Introduction: Simplest High Frequency PWM With NE555

In this instructable I will show you how I made a high frequency Pulse Width Modulator with the most famous integrated circuit the NE555.

This circuit is a good starting point in electronics for beginners because of the low amount of parts. It can be used to regulate computer fans, LEDs, motors and much more.

Step 1: Demonstration

In this video you can see the finished project.

Step 2: High Frequency Pulse Width Modulation

I did not make the video.

Well if you watched the video you should now know what a PWM is but why do we need a high frequency ?

The reason is that with low frequency pulses going to a motor, you can hear the coils switching on and off and that can be quite annoying. Imagine you set your fan to low speed in order for it to be quiet and the aerodynamic noise indeed will decrease but the noise from coils will increase making it loud again!

But if the pulses are high frequency the human ear will not hear them.

Step 3: Parts List

For this instructable you will need:


male headers (or just solder some wires)

1x - NE555

1x - 8 pin socket (optional)

4x - any general purpose diode (I used 1N4148)

1x - any power NPN transistor (I used BD139)

1x - 470pF capacitor

1x - 1 kΩ resistor

1x - 4.7 kΩ resistor

1x - Potentiometer 5kΩ to 1MΩ (I used 50kΩ) linear

Step 4: Schematic and PCB

A big advantage of this board design is that it can be plugged into the breadboard for testing.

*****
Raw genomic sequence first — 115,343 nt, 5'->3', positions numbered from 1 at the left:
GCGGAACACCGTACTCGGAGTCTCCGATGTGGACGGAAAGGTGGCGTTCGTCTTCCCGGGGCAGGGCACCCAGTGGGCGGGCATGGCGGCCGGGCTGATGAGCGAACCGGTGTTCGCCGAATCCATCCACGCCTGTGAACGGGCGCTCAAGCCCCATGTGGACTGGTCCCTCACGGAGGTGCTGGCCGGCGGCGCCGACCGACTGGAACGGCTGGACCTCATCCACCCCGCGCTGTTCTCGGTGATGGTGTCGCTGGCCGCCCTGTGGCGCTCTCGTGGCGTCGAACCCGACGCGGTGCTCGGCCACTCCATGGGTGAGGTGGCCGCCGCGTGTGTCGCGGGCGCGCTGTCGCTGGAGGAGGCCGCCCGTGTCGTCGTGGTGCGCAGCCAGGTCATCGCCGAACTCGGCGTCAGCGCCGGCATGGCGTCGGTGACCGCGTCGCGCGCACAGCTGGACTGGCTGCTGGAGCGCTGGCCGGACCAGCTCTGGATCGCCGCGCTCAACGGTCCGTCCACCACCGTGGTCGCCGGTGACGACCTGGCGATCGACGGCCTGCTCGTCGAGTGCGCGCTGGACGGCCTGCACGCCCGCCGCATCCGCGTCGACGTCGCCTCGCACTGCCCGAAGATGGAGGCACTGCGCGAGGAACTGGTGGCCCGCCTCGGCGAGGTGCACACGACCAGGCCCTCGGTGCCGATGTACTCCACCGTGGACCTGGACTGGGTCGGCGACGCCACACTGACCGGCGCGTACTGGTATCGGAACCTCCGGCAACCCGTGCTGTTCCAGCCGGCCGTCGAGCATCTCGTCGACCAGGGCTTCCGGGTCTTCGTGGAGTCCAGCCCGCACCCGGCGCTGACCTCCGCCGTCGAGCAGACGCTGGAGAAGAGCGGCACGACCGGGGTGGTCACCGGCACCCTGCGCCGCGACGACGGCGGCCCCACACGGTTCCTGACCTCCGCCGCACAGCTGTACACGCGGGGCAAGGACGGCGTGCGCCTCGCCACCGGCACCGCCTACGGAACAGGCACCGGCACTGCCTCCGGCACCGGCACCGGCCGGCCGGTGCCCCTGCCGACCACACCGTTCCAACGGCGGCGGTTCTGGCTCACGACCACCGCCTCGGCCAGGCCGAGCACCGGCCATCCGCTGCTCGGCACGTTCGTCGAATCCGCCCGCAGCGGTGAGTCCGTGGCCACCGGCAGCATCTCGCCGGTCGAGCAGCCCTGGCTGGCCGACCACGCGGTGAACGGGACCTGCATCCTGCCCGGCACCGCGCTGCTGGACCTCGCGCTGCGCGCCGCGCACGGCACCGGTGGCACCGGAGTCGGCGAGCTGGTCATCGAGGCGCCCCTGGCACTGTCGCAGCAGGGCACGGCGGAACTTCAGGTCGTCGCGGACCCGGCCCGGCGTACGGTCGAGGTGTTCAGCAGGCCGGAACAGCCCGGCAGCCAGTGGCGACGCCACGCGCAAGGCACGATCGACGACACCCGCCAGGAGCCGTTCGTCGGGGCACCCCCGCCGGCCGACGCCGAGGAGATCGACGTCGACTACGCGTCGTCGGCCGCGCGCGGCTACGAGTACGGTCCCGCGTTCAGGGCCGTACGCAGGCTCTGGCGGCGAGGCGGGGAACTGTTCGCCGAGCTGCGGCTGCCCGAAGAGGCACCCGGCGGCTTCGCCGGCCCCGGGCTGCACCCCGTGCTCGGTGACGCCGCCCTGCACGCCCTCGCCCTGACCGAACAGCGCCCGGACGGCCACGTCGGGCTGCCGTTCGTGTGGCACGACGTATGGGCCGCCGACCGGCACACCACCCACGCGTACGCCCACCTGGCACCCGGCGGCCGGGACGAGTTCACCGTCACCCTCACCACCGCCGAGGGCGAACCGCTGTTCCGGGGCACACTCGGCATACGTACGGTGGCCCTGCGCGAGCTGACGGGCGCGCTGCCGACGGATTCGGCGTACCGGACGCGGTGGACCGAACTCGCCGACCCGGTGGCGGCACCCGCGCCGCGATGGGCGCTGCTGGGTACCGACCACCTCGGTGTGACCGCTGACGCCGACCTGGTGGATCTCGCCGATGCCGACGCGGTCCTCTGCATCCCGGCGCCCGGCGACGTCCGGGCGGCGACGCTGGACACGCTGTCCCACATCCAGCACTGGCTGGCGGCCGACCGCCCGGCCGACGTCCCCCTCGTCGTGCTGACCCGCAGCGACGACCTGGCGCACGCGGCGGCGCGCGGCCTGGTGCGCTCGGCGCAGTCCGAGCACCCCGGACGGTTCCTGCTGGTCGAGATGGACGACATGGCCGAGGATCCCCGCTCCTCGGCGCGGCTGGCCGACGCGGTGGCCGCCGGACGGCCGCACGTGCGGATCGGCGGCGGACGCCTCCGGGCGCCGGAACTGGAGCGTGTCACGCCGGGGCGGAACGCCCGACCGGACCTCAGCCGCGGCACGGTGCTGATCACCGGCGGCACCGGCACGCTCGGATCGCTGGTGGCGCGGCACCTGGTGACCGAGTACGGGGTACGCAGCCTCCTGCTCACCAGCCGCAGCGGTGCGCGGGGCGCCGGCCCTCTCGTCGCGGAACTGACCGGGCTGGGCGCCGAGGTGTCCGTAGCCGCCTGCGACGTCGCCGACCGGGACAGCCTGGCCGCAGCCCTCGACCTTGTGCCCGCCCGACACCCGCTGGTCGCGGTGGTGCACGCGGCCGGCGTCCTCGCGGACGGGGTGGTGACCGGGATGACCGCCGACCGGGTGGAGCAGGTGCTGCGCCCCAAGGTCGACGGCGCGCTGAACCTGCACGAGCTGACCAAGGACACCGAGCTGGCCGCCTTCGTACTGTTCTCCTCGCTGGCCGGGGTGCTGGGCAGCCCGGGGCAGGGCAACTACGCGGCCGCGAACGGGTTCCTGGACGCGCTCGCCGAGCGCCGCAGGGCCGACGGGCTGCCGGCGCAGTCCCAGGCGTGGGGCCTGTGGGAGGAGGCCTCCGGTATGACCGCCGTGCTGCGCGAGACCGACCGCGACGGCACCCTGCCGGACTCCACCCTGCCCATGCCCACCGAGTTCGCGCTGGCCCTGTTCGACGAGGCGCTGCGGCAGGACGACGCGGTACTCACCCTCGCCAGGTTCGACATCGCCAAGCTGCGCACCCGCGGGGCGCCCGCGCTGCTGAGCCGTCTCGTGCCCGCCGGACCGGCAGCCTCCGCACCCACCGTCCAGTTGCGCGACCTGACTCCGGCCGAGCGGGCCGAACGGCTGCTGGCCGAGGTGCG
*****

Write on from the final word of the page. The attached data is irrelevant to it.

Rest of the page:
This circuit can work on voltages from 4.5V to 16V. But if you used separate power supply for the chip and for the transistor it could be used for driving voltages higher than 16V.

The integrated circuit NE555 is wired in an astable mode(oscillator). The oscillation is determined by the size of capacitor(C1) and position of potentiometer(R3).

We have to use a transistor because the NE555 is not capable of supporting high currents to the load so the majority of current goes through transistor and not the IC. The PWM signal generated by IC switches the transistor on and off. In other words the PWM signal is amplified by the transistor.

The 1kΩ resistor(R1) limits the base emitter current, without it the path from pin 7 of the IC to transistor would act like short circuit to ground.

The 4.7kΩ resistor(R2) is a pull up resistor.

For the schematic and PCB I used a free program CadSoft Eagle which I would recommend to anyone making schematics or PCBs.

Step 5: Conclusion

This circuit is good for controlling speed of a motor but if you try to use this to dim LEDs it will work to some extent but you won't be able to fully dim the LED, although it's not that horrible, just try it yourself.

If you manage to build this project don't forget to post your results into the comments.